Identifying climates favoring extreme weather phenomena is a primary aim of paleoclimate and paleohydrological research. Here, we present a well-dated, late Holocene Dead Sea sediment record of debris flows covering 3.3 to 1.9 cal ka BP. Twenty-three graded layers deposited in shallow waters near the western Dead Sea shore were identified by microfacies analysis. These layers represent distal subaquatic deposits of debris flows triggered by torrential rainstorms over the adjacent western Dead Sea escarpment. Modern debris flows on this escarpment are induced by rare rainstorms with intensities exceeding >30 mm h−1 for at least one hour and originate primarily from the Active Red Sea Trough synoptic pattern. The observed late Holocene clustering of such debris flows during a regional drought indicates an increased influence of Active Red Sea Troughs resulting from a shift in synoptic atmospheric circulation patterns. This shift likely decreased the passages of eastern Mediterranean cyclones, leading to drier conditions, but favored rainstorms triggered by the Active Red Sea Trough. This is in accord with present-day meteorological data showing an increased frequency of torrential rainstorms in regions of drier climate. Hence, this study provides conclusive evidence for a shift in synoptic atmospheric circulation patterns during a late Holocene drought.
We developed a self-report tool to assess patients’ experiences with lifestyle services in team-based primary care and pilot tested the questionnaire as part of a lifestyle intervention study to reverse metabolic syndrome.
Older client satisfaction questionnaires have been generally inadequate for quality improvement purposes, as they have been focused mainly on interpersonal skills of providers and/or in the context of one disease. New approaches to assessing the patient experience of lifestyle programs in primary care are needed and could inform quality improvement efforts over time.
The first phase in developing the questionnaire involved a group-administered questionnaire distributed to 38 healthcare providers in five groups to prioritize variables to include in the survey. Concepts were taken from a previous review of available questionnaires assessing primary care services. The draft questionnaire was reviewed by 11 participants from a lifestyle program using think-aloud cognitive interviewing techniques. The modified self-administered questionnaire (paper and online versions) was then pilot tested with 164 recipients of a nutrition and physical activity intervention program.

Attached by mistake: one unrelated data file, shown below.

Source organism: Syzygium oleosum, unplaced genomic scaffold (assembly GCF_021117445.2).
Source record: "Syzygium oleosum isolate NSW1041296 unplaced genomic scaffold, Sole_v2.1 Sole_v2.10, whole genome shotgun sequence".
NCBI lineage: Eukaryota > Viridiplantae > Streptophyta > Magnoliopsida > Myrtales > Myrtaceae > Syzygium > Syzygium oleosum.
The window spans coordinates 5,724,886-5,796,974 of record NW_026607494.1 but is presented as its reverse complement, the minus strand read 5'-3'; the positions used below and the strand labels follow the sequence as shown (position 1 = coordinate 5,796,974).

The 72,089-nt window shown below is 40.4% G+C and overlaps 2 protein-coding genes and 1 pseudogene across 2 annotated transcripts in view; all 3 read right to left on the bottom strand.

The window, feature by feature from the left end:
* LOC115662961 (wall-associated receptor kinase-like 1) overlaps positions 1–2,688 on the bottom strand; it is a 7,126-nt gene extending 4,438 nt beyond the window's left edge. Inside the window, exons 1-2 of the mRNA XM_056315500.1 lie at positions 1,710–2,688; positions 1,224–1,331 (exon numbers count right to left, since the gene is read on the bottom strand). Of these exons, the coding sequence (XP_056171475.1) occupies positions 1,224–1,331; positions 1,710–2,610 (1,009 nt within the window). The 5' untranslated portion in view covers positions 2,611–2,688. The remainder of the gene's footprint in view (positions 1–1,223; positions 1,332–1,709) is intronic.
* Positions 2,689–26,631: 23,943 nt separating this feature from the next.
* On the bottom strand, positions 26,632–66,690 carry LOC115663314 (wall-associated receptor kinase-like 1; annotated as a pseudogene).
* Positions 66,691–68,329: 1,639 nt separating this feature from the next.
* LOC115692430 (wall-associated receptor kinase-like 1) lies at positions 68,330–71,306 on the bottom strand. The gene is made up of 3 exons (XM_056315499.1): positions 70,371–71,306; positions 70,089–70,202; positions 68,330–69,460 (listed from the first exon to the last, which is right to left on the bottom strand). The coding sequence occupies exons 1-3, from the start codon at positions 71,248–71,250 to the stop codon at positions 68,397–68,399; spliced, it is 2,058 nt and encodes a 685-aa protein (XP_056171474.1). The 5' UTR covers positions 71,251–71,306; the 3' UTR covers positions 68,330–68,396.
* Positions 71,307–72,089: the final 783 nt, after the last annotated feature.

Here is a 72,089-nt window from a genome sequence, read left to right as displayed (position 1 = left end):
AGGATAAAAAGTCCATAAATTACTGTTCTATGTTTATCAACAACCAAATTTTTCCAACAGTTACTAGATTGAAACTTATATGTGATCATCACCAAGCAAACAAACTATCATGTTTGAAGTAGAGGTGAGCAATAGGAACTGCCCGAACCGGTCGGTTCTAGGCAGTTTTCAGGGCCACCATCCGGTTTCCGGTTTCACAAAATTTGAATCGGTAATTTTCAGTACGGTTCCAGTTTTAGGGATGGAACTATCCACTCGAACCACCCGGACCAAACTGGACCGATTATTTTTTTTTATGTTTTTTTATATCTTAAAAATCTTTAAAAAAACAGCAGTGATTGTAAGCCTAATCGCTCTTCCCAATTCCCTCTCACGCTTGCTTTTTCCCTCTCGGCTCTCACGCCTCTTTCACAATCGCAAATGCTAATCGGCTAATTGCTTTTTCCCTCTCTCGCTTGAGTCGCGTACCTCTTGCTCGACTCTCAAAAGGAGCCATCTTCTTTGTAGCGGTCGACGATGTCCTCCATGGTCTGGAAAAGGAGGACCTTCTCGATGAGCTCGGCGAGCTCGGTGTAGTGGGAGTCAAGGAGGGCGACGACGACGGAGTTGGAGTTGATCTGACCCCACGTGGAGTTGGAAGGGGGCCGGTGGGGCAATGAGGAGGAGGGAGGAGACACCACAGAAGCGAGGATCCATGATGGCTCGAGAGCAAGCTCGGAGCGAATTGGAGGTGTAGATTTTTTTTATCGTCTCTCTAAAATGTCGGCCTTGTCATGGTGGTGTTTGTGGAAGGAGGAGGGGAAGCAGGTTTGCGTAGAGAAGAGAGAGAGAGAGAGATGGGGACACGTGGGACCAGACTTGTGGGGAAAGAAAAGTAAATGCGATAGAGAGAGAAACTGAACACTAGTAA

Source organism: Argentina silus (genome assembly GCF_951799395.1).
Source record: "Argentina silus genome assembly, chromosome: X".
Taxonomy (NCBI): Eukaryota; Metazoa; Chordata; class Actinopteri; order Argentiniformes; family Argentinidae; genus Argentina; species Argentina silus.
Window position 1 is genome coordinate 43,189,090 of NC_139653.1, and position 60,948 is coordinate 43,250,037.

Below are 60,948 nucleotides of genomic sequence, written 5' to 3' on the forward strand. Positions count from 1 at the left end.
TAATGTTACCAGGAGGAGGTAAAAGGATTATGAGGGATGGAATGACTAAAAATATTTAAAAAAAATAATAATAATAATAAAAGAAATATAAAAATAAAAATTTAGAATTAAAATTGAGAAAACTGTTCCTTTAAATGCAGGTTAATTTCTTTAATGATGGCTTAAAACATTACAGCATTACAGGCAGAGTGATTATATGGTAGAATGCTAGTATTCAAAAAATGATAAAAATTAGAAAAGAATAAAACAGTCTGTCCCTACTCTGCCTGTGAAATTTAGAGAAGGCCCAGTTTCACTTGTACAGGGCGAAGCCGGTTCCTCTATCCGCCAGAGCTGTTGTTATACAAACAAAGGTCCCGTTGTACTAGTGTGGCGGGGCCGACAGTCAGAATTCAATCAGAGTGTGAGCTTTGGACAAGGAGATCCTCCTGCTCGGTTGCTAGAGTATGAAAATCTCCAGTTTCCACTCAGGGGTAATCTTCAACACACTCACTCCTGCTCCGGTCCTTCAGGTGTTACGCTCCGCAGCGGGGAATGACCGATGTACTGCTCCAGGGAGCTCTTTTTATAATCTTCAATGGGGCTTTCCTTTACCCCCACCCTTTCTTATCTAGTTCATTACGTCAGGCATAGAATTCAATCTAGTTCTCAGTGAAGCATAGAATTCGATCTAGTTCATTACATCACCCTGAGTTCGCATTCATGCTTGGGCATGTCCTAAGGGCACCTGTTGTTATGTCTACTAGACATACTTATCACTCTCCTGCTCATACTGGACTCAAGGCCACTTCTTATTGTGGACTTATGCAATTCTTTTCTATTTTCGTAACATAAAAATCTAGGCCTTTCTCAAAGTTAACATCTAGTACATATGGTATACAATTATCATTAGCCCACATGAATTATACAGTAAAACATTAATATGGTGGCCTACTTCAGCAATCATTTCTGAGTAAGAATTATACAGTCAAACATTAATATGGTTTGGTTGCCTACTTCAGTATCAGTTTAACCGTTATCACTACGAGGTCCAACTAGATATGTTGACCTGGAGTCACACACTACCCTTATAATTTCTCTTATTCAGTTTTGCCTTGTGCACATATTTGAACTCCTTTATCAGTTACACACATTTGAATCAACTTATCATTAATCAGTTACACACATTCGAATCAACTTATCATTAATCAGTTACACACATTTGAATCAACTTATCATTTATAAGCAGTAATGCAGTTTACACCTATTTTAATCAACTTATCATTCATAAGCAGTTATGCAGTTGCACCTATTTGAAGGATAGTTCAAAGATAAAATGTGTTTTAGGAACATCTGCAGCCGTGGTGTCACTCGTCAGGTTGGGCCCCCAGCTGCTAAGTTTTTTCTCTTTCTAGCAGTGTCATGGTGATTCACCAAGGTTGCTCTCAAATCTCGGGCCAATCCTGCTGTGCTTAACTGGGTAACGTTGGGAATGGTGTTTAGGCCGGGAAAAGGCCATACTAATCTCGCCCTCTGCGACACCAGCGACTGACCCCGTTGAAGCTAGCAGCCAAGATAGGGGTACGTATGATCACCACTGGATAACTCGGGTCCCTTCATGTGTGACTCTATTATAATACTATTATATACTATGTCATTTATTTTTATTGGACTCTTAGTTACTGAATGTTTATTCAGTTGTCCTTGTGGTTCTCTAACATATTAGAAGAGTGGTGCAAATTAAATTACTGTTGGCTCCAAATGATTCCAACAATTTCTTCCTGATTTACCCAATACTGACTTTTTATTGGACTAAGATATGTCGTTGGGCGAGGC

Providers ranked the top variables to include in the questionnaire as: ‘trust,’ ‘general communication,’ ‘first-contact accessibility,’ ‘whole-person care,’ and ‘respectfulness.’ After cognitive interviewing and revisions, 21 multiple choice and two open-ended questions were used for pilot testing. Pilot testing identified additional minor wording changes that were needed for clarity, a decreased number of questions for redundant concepts, and decreased options for ceiling effects, resulting in 20 multiple choice and one open-ended question.
The modified self-administered patient experience questionnaire to assess lifestyle services in primary care has undergone rigorous development. Further validation is needed. The assessment of patient experience of lifestyle programs can be used to supplement other data to assess the overall effectiveness of such programs.
Violators of cooperation norms may be informally punished by their peers. How such norm enforcement is judged by others can be regarded as a meta-norm (i.e., a second-order norm). We examined whether meta-norms about peer punishment vary across cultures by having students in eight countries judge animations in which an agent who over-harvested a common resource was punished either by a single peer or by the entire peer group. Whether the punishment was retributive or restorative varied between two studies, and findings were largely consistent across these two types of punishment. Across all countries, punishment was judged as more appropriate when implemented by the entire peer group than by an individual. Differences between countries were revealed in judgments of punishers vs. non-punishers. Specifically, appraisals of punishers were relatively negative in three Western countries and Japan, and more neutral in Pakistan, UAE, Russia, and China, consistent with the influence of individualism, power distance, and/or indulgence. Our studies constitute a first step in mapping how meta-norms vary around the globe, demonstrating both cultural universals and cultural differences.
We describe a numerical model to simulate the non-linear elasto-plastic dynamics of compressible materials. The model is fully Eulerian and it is discretized on a fixed Cartesian mesh. The hyperelastic constitutive law considered is neohookean and the plasticity model is based on a multiplicative decomposition of the inverse deformation tensor. The model is thermodynamically consistent and it is shown to be stable in the sense that the norm of the deviatoric stress tensor beyond yield is non increasing. The multimaterial integration scheme is based on a simple numerical flux function that keeps the interfaces sharp. Numerical illustrations in one to three space dimensions of high-speed multimaterial impacts in air are presented.
This practical text offers a comprehensive guide to perioperative temperature management for anaesthetists, surgeons and nurses. The physiological basics of thermoregulation and heat exchange are covered, before the changes that occur during general and regional anaesthesia are outlined. The relevant adverse scenarios associated with perioperative hypothermia, including morbid cardiac events, impairment of coagulation, increased blood loss and surgical site infections are discussed, before the methods of measuring core temperature and the equipment and techniques to keep patients warm are described. Richly illustrated and clearly structured for quick reference, Perioperative Temperature Management is an essential daily resource to help ensure safe, effective practice.